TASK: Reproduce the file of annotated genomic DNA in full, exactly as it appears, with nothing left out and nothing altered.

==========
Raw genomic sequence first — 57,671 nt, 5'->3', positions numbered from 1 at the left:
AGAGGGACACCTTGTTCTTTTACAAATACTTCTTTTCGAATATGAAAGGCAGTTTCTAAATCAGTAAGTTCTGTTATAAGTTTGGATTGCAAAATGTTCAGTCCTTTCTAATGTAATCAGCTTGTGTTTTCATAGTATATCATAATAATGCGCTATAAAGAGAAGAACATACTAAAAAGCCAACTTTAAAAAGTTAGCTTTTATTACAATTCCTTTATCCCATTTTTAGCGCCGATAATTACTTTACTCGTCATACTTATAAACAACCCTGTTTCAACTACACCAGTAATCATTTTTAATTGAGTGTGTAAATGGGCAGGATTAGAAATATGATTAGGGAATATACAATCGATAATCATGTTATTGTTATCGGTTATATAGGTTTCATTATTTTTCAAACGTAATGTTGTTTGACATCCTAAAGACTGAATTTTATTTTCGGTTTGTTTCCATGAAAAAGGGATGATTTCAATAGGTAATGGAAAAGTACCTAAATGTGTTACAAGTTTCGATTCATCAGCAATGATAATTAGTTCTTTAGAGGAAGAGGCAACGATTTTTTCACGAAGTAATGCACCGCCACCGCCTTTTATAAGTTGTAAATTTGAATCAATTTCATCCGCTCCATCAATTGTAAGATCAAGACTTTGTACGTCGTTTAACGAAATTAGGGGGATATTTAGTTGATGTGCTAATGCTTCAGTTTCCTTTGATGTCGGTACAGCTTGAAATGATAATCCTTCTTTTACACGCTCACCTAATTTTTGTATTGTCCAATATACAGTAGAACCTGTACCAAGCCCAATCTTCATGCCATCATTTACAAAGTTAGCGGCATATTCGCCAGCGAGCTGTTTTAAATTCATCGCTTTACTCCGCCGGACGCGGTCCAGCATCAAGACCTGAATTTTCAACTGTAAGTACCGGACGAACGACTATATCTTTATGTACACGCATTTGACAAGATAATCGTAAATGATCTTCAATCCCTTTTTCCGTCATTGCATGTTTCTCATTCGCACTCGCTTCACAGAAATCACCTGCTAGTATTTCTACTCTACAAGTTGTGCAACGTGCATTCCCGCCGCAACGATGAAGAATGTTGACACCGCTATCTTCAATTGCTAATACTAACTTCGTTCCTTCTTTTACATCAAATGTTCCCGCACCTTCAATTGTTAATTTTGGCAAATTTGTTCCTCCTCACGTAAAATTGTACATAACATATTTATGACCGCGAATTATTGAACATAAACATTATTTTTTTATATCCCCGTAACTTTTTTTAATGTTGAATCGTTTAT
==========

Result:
Raw genomic sequence first — 57,671 nt, 5'->3', positions numbered from 1 at the left:
AGAGGGACACCTTGTTCTTTTACAAATACTTCTTTTCGAATATGAAAGGCAGTTTCTAAATCAGTAAGTTCTGTTATAAGTTTGGATTGCAAAATGTTCAGTCCTTTCTAATGTAATCAGCTTGTGTTTTCATAGTATATCATAATAATGCGCTATAAAGAGAAGAACATACTAAAAAGCCAACTTTAAAAAGTTAGCTTTTATTACAATTCCTTTATCCCATTTTTAGCGCCGATAATTACTTTACTCGTCATACTTATAAACAACCCTGTTTCAACTACACCAGTAATCATTTTTAATTGAGTGTGTAAATGGGCAGGATTAGAAATATGATTAGGGAATATACAATCGATAATCATGTTATTGTTATCGGTTATATAGGTTTCATTATTTTTCAAACGTAATGTTGTTTGACATCCTAAAGACTGAATTTTATTTTCGGTTTGTTTCCATGAAAAAGGGATGATTTCAATAGGTAATGGAAAAGTACCTAAATGTGTTACAAGTTTCGATTCATCAGCAATGATAATTAGTTCTTTAGAGGAAGAGGCAACGATTTTTTCACGAAGTAATGCACCGCCACCGCCTTTTATAAGTTGTAAATTTGAATCAATTTCATCCGCTCCATCAATTGTAAGATCAAGACTTTGTACGTCGTTTAACGAAATTAGGGGGATATTTAGTTGATGTGCTAATGCTTCAGTTTCCTTTGATGTCGGTACAGCTTGAAATGATAATCCTTCTTTTACACGCTCACCTAATTTTTGTATTGTCCAATATACAGTAGAACCTGTACCAAGCCCAATCTTCATGCCATCATTTACAAAGTTAGCGGCATATTCGCCAGCGAGCTGTTTTAAATTCATCGCTTTACTCCGCCGGACGCGGTCCAGCATCAAGACCTGAATTTTCAACTGTAAGTACCGGACGAACGACTATATCTTTATGTACACGCATTTGACAAGATAATCGTAAATGATCTTCAATCCCTTTTTCCGTCATTGCATGTTTCTCATTCGCACTCGCTTCACAGAAATCACCTGCTAGTATTTCTACTCTACAAGTTGTGCAACGTGCATTCCCGCCGCAACGATGAAGAATGTTGACACCGCTATCTTCAATTGCTAATACTAACTTCGTTCCTTCTTTTACATCAAATGTTCCCGCACCTTCAATTGTTAATTTTGGCAAATTTGTTCCTCCTCACGTAAAATTGTACATAACATATTTATGACCGCGAATTATTGAACATAAACATTATTTTTTTATATCCCCGTAACTTTTTTTAATGTTGAATCGTTTAT